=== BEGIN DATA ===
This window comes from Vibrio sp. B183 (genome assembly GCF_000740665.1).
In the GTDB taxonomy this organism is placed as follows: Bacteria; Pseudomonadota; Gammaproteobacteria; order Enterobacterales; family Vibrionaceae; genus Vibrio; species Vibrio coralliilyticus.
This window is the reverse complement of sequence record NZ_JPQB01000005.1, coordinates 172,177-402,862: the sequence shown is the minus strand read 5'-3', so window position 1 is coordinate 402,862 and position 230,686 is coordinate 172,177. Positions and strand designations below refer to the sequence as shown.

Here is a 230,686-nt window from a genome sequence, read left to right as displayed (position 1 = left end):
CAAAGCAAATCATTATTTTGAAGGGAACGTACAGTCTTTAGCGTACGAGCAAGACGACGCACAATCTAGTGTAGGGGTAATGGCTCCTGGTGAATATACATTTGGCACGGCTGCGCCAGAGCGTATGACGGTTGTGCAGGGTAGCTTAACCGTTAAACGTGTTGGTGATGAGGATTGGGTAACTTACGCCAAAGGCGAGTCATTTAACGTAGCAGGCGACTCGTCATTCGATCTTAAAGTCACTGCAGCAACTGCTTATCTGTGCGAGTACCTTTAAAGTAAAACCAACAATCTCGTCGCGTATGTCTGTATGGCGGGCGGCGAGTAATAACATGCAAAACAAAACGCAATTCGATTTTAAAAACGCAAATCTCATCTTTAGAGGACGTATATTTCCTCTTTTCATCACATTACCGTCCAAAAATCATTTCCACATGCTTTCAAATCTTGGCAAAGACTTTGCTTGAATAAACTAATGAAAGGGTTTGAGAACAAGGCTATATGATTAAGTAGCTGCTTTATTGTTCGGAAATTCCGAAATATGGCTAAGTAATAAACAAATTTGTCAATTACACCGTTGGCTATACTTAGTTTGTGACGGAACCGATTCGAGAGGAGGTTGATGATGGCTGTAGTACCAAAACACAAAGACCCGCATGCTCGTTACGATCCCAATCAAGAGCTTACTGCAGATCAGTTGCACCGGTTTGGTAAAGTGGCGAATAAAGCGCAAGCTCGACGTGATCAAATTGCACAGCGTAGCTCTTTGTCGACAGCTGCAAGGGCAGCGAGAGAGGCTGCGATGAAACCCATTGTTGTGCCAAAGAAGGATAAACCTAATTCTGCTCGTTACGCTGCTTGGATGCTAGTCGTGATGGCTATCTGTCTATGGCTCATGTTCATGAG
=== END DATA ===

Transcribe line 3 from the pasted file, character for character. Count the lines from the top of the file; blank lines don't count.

This window is the reverse complement of sequence record NZ_JPQB01000005.1, coordinates 172,177-402,862: the sequence shown is the minus strand read 5'-3', so window position 1 is coordinate 402,862 and position 230,686 is coordinate 172,177. Positions and strand designations below refer to the sequence as shown.